ISCM from gastric cancer is an extremely rare form of ISCM, and only six such cases, including our case, have been reported in the literature [Table 1].,,,, The reported patients were predominantly male (five males and one female) and middle aged, except our case. Although ISCM from gastric cancer can be found both during and after the course of treatment of gastric cancer, the neurological symptoms of ISCM preceded the clinical condition in only 1 case. In half of the reported cases, other metastatic lesions were recognized. With regard to the location of the metastatic spinal lesion, the cervical region was involved in three cases, thoracic in two cases, and lumbosacral in one case. Worsening of neurological symptoms occurred very rapidly, ranging from 3 days to 2 months. All patients except one underwent tumor extirpation. Only one patient received adjuvant therapy using radiation. The prognosis was very poor and most patients died within 6 months after the operation. The clinical characteristics of ISCM from gastric cancer appear to be much worse compared to those from other malignant tumors.
The main goal in treating ISCM is to stop the acute worsening of neurological function despite limitation of the patient's life expectancy. Due to the small number of treated cases, there is still no consensus regarding the treatment of ISCM. Therapeutic options include steroid administration, radiotherapy, chemotherapy, and surgical extirpation, with radiation therapy and steroid administration probably being selected most often. However, there is controversy regarding the effect or risk of radiation therapy because the maximum permissible radiation dose for the spinal cord is limited., Chemotherapy might not be effective because of the existence of the blood–spinal barrier in the spinal cord. When patients with ISCM show rapid and severe deterioration of neurological deficits, surgical treatment should be considered as one of the treatment options for the purpose of decompression of the spinal cord and confirmation of histopathological diagnosis. Harada et al. reported a favorable prognosis in patients with brain metastasis from gastric cancer treated with stereotactic radiosurgery. Stereotactic radiosurgery, if available, might be suitable as adjuvant therapy for ISCM from gastric cancer. Recently, cancer immunotherapy, such as nivolumab, an anti-programmed cell death-1 antibody, has been approved for limited cancers, including gastric cancer. The efficacy of nivolumab for brain metastasis from melanoma, lung, and gastric cancer has also been reported.,,, Hence, although nivolumab might be effective for ISCM, there is only one report of the efficacy of nivolumab for ISCM. Phillips et al. reported a case of ISCM from lung cancer treated with nivolumab. Takao et al. treated advanced gastric cancer with metastatic lesions, including bone metastasis, with nivolumab, and reported that long-term stability of the cancer could be maintained when nivolumab treatment was initiated in a patient with good PS. Ahn et al. reported the efficacy of combination of nivolumab and stereotactic radiosurgery for brain metastasis from gastric cancer. In the case presented here, surgical extirpation of ISCM was selected first because the patient showed a rapid deterioration of paraparesis. Since postoperative adjuvant treatment was not introduced in this case, local recurrence was finally recognized 1.5 months after surgery. Use of postoperative radiation therapy along with nivolumab should be assessed in future studies to determine their efficacy as adjuvant therapy in such cases.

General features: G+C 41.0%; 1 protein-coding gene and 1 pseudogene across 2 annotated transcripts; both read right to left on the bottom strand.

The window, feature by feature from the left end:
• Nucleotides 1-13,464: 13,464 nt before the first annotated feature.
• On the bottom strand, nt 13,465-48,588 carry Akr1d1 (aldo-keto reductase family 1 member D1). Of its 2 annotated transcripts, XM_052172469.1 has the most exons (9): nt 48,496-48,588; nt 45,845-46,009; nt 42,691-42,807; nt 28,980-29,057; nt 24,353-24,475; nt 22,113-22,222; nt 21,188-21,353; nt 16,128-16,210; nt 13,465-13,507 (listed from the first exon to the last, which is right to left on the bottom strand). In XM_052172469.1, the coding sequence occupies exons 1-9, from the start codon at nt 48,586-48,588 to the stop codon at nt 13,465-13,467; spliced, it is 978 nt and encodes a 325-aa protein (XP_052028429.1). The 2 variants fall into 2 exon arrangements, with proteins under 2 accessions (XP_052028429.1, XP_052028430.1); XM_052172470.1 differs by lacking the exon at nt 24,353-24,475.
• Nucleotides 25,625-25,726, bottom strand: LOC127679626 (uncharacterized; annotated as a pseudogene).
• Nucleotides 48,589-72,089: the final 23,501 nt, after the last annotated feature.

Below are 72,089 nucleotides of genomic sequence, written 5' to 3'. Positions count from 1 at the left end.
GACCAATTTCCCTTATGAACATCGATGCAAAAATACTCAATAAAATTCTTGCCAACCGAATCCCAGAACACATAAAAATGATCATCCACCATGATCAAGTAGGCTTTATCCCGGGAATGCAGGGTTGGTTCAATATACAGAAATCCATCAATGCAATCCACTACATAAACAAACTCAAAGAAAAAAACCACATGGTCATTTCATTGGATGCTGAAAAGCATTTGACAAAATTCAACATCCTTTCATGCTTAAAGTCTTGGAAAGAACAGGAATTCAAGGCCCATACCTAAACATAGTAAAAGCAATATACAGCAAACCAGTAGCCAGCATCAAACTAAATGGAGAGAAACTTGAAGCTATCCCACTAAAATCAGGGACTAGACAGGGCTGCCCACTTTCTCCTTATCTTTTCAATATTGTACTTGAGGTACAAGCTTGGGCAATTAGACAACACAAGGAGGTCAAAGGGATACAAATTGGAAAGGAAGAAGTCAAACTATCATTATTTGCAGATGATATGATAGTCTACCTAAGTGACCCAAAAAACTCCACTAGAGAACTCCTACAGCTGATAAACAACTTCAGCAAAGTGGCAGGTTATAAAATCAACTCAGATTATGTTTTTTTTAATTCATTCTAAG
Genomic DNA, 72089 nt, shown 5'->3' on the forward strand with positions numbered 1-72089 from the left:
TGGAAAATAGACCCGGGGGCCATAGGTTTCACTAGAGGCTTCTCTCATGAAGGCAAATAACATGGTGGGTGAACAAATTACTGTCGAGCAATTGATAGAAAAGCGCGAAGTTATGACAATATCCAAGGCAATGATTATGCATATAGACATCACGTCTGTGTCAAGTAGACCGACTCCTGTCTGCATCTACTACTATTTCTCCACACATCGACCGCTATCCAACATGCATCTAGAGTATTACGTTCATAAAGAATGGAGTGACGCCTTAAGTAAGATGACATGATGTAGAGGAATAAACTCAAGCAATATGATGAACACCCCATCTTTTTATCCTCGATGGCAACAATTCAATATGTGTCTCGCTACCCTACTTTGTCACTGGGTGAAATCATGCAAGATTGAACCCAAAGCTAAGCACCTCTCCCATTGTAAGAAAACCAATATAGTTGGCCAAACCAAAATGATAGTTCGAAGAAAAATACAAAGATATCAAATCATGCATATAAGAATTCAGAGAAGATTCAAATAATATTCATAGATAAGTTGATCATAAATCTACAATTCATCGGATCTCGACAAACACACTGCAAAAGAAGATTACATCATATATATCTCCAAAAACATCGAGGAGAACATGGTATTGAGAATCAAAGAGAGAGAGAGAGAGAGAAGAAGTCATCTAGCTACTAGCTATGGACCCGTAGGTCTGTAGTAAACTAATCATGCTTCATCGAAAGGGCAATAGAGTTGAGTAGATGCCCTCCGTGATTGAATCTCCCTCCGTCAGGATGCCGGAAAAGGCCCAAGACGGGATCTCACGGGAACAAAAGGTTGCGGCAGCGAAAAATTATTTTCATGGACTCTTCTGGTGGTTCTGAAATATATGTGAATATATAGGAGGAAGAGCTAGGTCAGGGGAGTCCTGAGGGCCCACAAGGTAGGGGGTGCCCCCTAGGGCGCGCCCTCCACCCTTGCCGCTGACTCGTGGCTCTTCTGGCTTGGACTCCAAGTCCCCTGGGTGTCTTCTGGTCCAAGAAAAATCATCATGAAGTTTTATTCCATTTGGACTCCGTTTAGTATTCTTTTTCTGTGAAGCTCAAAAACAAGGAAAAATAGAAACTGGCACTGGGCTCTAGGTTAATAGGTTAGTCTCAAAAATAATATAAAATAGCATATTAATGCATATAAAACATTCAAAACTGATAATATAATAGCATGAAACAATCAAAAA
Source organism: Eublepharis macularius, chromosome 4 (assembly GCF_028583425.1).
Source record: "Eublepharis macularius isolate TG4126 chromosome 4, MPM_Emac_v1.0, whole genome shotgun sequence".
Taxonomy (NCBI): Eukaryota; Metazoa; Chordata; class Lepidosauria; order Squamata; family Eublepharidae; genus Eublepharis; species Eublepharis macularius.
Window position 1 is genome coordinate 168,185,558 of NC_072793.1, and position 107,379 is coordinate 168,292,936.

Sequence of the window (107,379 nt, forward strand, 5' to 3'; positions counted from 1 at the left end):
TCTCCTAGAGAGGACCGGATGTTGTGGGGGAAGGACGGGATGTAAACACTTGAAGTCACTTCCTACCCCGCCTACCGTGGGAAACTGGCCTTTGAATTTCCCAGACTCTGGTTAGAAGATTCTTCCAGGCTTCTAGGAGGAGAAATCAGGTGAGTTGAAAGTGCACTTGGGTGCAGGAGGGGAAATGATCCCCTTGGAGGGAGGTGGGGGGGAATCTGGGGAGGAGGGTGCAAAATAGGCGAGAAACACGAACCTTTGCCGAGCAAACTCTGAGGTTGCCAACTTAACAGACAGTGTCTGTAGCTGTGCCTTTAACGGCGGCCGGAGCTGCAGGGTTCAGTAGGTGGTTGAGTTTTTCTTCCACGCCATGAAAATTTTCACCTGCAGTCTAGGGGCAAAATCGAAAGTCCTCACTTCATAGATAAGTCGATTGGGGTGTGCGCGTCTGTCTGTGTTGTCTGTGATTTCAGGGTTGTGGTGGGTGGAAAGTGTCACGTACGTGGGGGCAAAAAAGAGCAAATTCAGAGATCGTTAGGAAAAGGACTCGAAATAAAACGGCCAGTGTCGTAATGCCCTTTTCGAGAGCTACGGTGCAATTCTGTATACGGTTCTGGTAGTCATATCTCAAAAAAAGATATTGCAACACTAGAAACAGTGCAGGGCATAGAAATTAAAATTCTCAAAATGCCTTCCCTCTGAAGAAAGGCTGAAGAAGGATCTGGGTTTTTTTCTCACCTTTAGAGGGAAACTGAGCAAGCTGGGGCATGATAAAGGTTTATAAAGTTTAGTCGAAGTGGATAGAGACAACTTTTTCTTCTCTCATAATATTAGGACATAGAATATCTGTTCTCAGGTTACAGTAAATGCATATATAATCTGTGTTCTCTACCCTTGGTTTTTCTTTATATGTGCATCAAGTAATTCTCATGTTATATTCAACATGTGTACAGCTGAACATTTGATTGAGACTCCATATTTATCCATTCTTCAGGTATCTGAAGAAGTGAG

| Conclusions|| |
When examining the etiology of acute paraparesis in elderly patients with a past medical history of cancer, ISCM should be considered in the differential diagnosis. The prognosis of ISCM from gastric cancer is still extremely limited. Unfortunately, there is currently no proven effective therapy. Surgery for ISCM from gastric cancer, although a challenging procedure for spine surgeons, should be considered as a therapeutic option in these patients.
Declaration of patient consent
The authors certify that they have obtained all appropriate patient consent forms. In the form the patient(s) has/have given his/her/their consent for his/her/their images and other clinical information to be reported in the journal. The patients understand that their names and initials will not be published and due efforts will be made to conceal their identity, but anonymity cannot be guaranteed.
Financial support and sponsorship
Conflicts of interest
There are no conflicts of interest.
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[Figure 1], [Figure 2], [Figure 3]